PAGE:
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Cost of Graffiti Removal Eating Up City Budgets : Vandalism: Rising gang activity is blamed for much of the increase in spray-paint damage, but some city officials accuse 'wanna-bes'.

June 09, 1990|JANE HULSE

Graffiti, which can be the signature of gang members, is costing cities and other agencies in Ventura County a bundle to remove, and some officials say it's only getting worse.

This year, the tab for graffiti removal in Ventura, Thousand Oaks and Oxnard is expected to run about $275,000. Smaller cities are straining to absorb the cost in their maintenance budgets.

Public agencies also are getting socked with removal costs. South Coast Area Transit budgets $30,000 a year to rid its 28 buses of the spray-paint, and officials there say the problem is growing.

In Oxnard, graffiti has escalated so much that by mid-May the city had used up $75,000, the amount that was earmarked for removal until the end of June, said Robert Frederick, the city's street superintendent.

"We had a contractor working every day, five days a week," Frederick said. "We were caught up in March, and then all of a sudden, it got way out of hand."

By May 1, at least 900 sites on public property had been cleaned, he said. But the city can't keep up with the growing problem. There is now a four-week backlog of sites awaiting cleanup.

That's discouraging to police, who say graffiti should be removed quickly--within 24 hours if possible. While many people who spray-paint on walls are not associated with gangs, graffiti is a vital tool to gang members, who use it to establish their territory.

Police say one way to disrupt gang activity is to remove the markings or cover them up.

"Graffiti feeds itself," said David Keith, senior crime analyst for the Oxnard Police Department. "The more kids see it, the more they get the idea to do it. If it's up a couple of weeks, it snowballs."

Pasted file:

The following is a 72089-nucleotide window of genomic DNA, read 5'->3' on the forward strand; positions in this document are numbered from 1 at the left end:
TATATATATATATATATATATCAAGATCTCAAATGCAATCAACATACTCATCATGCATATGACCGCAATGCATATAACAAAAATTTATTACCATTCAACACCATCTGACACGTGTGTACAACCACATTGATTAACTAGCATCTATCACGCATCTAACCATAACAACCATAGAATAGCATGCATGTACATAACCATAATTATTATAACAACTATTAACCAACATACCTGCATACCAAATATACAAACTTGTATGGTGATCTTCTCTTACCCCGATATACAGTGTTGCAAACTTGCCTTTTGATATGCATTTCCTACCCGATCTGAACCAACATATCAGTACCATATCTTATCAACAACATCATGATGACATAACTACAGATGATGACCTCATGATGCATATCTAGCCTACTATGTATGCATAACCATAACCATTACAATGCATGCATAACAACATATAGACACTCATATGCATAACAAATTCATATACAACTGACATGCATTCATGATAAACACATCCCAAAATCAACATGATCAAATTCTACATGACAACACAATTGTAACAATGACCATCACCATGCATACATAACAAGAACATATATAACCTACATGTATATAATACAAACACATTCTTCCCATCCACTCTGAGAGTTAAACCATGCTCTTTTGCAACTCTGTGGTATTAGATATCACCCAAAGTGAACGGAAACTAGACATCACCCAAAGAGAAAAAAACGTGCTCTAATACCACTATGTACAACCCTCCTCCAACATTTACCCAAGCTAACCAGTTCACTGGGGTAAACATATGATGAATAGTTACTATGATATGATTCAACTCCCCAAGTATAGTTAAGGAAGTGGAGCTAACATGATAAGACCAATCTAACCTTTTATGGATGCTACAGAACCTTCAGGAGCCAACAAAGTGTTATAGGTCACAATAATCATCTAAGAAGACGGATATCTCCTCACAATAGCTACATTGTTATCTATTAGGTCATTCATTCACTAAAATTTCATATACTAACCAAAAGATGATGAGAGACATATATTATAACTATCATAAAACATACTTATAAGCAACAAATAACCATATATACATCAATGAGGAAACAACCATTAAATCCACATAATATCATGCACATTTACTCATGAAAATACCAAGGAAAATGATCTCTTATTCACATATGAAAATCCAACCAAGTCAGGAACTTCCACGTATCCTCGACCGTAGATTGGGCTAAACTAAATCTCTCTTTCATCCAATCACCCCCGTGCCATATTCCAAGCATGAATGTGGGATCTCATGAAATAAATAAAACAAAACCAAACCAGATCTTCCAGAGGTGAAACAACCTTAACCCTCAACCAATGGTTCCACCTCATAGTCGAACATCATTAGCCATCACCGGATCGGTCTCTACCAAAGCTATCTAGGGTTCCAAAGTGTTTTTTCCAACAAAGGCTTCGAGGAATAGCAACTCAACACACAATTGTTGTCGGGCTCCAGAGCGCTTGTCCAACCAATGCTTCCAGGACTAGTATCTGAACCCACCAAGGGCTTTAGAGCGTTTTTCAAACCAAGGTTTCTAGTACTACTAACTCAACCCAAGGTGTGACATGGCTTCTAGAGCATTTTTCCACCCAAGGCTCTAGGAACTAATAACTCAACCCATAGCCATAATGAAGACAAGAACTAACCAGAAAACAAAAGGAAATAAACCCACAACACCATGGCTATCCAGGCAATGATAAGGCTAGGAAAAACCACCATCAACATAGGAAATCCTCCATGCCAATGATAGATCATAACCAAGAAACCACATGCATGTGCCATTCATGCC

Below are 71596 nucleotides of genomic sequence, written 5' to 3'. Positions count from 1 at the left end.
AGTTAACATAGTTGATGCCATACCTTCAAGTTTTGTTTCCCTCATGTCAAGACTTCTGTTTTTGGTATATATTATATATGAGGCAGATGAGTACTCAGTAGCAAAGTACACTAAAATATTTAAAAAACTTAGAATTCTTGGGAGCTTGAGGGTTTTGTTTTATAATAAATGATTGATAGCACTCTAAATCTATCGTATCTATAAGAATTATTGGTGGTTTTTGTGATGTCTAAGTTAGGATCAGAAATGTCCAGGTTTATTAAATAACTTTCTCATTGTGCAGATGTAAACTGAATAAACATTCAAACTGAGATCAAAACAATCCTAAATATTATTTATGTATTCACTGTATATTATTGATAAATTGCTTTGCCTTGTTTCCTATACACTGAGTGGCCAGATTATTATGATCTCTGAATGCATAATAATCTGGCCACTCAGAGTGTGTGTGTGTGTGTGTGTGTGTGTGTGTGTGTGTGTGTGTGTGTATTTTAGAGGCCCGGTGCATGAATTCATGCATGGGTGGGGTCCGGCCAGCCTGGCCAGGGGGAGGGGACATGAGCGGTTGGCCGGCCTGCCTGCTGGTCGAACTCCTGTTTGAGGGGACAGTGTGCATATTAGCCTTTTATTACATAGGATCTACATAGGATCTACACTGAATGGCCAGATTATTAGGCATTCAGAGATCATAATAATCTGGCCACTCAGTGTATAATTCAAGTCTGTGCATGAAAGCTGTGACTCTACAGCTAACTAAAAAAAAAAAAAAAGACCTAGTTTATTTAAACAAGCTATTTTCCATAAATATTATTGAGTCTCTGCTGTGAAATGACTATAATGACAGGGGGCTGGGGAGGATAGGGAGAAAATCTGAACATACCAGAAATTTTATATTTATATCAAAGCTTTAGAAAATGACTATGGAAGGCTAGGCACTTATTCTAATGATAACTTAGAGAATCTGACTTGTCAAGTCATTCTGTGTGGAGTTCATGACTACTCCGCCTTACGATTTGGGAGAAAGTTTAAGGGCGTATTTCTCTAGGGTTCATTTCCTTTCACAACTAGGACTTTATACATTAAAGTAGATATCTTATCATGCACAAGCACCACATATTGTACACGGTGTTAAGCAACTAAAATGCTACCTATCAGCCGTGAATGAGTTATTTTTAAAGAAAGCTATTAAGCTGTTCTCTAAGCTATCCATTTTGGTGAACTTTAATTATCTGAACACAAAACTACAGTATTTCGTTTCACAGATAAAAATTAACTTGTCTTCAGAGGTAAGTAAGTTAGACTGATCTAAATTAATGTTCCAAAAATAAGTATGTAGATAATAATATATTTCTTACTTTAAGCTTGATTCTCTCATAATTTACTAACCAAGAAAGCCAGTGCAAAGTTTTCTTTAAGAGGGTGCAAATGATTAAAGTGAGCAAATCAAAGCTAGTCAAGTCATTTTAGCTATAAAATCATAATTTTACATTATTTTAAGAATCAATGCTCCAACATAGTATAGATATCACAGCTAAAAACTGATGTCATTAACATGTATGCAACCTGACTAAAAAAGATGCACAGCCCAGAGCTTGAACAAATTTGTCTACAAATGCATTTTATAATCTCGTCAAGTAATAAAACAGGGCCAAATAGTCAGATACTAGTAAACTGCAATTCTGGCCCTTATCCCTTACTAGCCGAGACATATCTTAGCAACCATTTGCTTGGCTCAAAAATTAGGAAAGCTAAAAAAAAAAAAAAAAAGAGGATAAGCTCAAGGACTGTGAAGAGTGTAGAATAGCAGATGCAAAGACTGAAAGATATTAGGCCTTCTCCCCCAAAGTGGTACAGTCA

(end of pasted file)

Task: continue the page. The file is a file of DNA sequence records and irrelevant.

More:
Gang violence in Ventura County has escalated in the past two years, said Chief Deputy Dist. Atty. Vincent J. O'Neill Jr., co-chairman of a countywide task force on gangs. Shootings have risen, he said, and last November a gang-related homicide occurred near Channel Islands High School in Oxnard.

Ventura County's gang problems, though serious, aren't the menace that plagues Los Angeles, police say. Nor is the graffiti as troublesome here. The city of Los Angeles spends $2.7 million a year to get rid of graffiti, while the Rapid Transit District (RTD) spends another $10 million a year to keep its 2,795 buses graffiti-free.

"A large percentage of the graffiti in Oxnard is put on by 'wanna-bes,' " Keith said. "They see it, or hear about it through the media, and think it's cool to do it."

To keep the problem from becoming epidemic, some cities, such as Ventura, have set up elaborate anti-graffiti programs. Ventura has a graffiti hot line for callers to report sightings. Three days a week a crew drives around the city to scout out new graffiti.

Usually the paint is removed within 24 hours, said Mike Solomon, the city's budget coordinator. But the price is high. In previous years, the city budgeted $50,000 for graffiti removal on city property. City officials added another $100,000 this year to tackle the problem on private property.

"It's either that or let the gangs take over the streets," Solomon said. "Then you need more police protection."

Oxnard and Ventura pay private contractors for the work. In an average month, the number of spray-painted sites can run from 80 to 100. About 75% to 80% of it is gang-related, he said.

"We've had them challenge us," said Solomon. "We remove it, they put it back up, three or four times. If we have to, we go back."

When Ventura beefed up its program this year, the graffiti dropped off, he said, but in the last month it's picked up again, possibly as the result of the longer daylight hours. During the summer, Solomon and other city officials said they expect the problem to get worse.

City officials in Thousand Oaks are seeing an increase in graffiti.

"We have two guys who are on it virtually full time," said John Clement, the city's director of public works. The city spends about $50,000 a year from its maintenance budget to remove graffiti, much of it on walls of housing tracts.

"It's all pseudo-gang," Clement said. "We have some small-town hoodlums."

Police say it's tough to catch the graffiti artists, who are often youths on bicycles who can do extensive damage in less than a minute and then be gone.

But police are starting to beat the spray-painters at their own game. If the graffiti is gang-related, youths usually sign their gang's name, their own nicknames and those of other members, as well as other identifying symbols.

The nicknames sometimes relate to a physical characteristic, such as "Slick," for someone with slicked-back hair, or "Thumper," for someone who hits others, said Rod Mendoza, senior crime prevention officer for the Ventura County Sheriff's Department in Camarillo. Some prefer more masculine names such as "Playboy" or "Macho Man."

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